Military Personnel and Debt

Leave Debt Behind - Military Personnel

Leave Debt Behind - Military PersonnelDebt collectors – to put it nicely – can sometimes not be nice people.  However, the inexperienced ones have a tendency to learn a little of the centerline when it comes to military personnel.

Military personnel – possibly because they move so much – often admit to their disregard or disconnection when it comes to the money they owe.  That seems reasonable when their focus is on something most would consider more important.  Yet, they do borrow and owe money just as everyone else.

If you are this type of debtor, here are a few things that will not work for you when speaking to a collector about a debt.

  • Using your military status/affiliation.  Pulling on the heartstrings of a collector may work on the ‘newbies,’ but not on the experienced, top producing collector.   To them, you are a number of a page with a dollar amount attached.  The goal is still the same.
  • Moving will not eliminate the debt.  As most military folks do, they can move around the country based upon their assignment.  Some even move out the country.  Realize that this does not hamper a collectors ability to find you wherever you are.  The debt always sticks with you.
  • Your poor credit/indebtedness can affect your clearance.   Getting promoted is an integral part in your profession.  You can be 100% sure that before you are promoted up the chain, your credit will be checked.  This a major determining factor with those on their first tour of duty.  You join and start working and when they want to move you up to a higher security level, it won’t happen if you have bad credit.   Therefore, it’s to your benefit to get your credit clean and clear – ASAP.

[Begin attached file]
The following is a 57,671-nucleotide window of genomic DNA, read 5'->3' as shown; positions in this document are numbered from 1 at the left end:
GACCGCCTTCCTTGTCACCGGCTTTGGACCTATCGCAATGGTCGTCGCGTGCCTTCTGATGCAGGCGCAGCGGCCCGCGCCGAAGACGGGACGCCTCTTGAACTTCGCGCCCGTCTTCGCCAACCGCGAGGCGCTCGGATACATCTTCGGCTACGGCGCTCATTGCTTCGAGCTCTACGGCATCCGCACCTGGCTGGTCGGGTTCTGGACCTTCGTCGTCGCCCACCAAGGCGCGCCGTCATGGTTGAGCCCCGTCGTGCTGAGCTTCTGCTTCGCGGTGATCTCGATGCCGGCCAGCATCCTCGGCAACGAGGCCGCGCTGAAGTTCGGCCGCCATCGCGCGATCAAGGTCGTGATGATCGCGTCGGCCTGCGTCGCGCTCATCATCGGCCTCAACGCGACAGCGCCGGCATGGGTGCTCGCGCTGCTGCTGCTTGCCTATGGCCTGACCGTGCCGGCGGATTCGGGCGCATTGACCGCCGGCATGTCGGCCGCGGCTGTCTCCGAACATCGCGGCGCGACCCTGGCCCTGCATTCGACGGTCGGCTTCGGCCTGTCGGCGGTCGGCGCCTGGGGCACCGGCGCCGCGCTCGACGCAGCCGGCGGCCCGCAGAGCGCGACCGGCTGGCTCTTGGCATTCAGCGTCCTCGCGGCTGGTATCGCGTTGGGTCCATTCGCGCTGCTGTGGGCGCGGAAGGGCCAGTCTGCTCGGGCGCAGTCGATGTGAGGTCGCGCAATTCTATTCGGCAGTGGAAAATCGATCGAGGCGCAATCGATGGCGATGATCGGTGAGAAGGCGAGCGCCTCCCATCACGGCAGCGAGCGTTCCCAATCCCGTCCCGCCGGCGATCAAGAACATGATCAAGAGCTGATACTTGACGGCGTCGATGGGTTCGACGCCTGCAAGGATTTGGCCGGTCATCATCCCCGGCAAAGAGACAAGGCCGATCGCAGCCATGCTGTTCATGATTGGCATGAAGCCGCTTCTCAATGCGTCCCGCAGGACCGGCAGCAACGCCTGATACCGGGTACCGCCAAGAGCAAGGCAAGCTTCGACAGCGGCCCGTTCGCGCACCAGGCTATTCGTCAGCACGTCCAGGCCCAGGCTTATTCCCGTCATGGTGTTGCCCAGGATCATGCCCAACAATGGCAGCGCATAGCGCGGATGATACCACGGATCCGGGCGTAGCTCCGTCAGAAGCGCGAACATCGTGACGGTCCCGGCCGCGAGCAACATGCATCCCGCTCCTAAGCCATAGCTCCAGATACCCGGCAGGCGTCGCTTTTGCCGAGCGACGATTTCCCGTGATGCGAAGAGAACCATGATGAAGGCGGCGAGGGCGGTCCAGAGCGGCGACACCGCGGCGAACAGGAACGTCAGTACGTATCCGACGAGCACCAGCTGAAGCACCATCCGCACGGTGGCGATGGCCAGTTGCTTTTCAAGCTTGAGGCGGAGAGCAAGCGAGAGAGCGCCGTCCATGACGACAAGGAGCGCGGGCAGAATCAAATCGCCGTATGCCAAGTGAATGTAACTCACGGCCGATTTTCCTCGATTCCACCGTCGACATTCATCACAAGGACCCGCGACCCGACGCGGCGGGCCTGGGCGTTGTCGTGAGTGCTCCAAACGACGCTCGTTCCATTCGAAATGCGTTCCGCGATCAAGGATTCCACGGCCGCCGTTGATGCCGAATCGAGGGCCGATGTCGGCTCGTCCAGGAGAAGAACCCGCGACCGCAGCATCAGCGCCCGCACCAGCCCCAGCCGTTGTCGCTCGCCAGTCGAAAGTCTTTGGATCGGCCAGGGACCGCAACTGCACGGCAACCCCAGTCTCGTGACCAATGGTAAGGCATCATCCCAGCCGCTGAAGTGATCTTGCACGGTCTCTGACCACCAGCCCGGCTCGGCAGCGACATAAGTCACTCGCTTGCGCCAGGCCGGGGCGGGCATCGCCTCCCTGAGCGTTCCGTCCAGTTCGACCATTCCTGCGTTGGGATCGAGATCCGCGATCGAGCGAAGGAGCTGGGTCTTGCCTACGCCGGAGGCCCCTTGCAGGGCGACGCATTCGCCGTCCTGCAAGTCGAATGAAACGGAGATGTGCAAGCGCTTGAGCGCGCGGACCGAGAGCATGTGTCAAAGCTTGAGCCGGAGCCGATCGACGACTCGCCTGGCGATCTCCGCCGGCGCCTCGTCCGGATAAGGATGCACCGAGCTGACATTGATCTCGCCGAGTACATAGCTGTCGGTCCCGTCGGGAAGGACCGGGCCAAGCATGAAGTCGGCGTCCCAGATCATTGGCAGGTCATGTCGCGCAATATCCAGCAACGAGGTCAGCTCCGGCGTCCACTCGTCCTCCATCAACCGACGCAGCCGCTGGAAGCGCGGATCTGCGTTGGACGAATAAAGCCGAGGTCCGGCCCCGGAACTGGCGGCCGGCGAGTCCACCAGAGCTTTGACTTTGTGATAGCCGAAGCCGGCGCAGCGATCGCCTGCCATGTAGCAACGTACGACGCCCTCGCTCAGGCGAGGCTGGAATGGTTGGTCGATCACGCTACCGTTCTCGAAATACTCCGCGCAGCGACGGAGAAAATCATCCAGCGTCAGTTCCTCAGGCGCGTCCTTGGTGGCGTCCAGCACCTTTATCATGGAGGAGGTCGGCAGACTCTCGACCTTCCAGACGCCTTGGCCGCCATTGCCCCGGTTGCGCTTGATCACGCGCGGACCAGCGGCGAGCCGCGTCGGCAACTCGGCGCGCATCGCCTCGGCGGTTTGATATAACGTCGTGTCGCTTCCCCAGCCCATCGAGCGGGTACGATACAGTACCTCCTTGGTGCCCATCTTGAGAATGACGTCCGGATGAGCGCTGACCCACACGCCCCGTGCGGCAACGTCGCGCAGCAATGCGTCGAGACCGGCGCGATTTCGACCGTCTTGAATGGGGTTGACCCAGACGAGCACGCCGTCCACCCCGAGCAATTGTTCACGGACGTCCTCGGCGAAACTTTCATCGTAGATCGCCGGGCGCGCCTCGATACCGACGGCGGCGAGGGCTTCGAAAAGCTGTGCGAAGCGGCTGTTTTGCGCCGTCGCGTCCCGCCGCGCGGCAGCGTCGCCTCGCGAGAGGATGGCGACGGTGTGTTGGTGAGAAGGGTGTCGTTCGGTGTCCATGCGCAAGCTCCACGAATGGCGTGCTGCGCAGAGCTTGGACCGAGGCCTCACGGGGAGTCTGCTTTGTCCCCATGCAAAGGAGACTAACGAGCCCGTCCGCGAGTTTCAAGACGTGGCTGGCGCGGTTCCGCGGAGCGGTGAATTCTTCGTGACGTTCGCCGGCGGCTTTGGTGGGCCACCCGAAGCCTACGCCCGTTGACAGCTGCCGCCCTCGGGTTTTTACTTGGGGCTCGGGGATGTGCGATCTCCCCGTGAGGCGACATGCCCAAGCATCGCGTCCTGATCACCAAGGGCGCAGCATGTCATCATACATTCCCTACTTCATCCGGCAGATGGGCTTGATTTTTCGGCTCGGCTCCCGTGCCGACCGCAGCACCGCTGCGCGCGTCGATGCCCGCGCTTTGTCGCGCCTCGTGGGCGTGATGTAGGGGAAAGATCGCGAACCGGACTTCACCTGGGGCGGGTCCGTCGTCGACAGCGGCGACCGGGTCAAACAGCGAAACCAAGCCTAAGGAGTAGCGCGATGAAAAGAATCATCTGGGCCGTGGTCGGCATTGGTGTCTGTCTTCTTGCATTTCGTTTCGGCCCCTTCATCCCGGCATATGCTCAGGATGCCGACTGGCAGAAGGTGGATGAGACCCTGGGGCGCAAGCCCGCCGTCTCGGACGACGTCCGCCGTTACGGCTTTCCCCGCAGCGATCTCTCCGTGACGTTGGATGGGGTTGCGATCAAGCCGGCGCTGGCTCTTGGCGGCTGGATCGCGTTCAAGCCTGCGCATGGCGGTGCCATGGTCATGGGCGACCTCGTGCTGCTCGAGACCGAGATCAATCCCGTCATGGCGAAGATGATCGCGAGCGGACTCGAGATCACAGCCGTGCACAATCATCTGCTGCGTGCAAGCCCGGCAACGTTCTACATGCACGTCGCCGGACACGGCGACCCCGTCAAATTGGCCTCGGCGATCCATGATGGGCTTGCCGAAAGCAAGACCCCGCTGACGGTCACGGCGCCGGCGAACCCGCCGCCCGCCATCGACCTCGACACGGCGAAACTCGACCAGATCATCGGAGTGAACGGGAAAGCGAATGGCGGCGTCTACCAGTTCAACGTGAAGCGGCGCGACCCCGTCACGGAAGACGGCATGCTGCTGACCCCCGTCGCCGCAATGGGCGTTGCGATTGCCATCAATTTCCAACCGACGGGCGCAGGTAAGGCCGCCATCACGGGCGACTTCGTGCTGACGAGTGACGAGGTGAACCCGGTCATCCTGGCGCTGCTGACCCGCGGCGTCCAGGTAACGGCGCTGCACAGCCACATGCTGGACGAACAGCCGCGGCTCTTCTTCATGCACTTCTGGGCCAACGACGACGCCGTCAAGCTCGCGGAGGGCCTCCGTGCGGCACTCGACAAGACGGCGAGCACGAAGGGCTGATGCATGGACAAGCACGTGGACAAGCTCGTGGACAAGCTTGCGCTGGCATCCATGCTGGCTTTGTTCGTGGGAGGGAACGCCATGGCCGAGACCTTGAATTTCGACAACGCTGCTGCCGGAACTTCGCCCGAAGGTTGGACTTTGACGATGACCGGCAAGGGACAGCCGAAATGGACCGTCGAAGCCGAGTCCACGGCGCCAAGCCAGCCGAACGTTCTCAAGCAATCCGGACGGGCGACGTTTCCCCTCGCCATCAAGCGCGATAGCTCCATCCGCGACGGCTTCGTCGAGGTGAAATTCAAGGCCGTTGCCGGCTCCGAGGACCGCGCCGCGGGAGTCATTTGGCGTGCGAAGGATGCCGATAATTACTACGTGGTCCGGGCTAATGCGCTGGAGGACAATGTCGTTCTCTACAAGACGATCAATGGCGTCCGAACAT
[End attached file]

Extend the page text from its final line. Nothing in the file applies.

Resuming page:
• There are no secrets.  How would you feel if your commanding officer found out about your debt?  You’ve made a  lot of headway trying to earn his respect.  Then, one day, he comes to you and shows you a letter a direct creditor about you indebtedness.  You will be nothing but embarrassed and feel foolish.  (FYI: A collection agency cannot contact your commanding officer: only the creditor to whom you owe the money can.) 
  • Seven years is the key.   Again, in the military, you may have had debt prior to joining and now, seven years and a certain number of months later, this debt may be off your credit.  However, the collector IS NOT going to tell you this.  Ask how old the debt it and/or ask to see a copy of your credit report showing the debt.  Mistakes do happen, occasionally, and you may not owe the debt any longer.   It’s up to you to check the status.
  • It’s about the bottom line.   Debtor collectors have the job of collecting money.  The more they collect, the more money they make

When you join the military, there’s a promise of responsibility to your country.  The debt you owe is your responsibility as well as it affects the U.S. economy.   Show some respect for your debtor and do what you can to get back the respect you so deserve.

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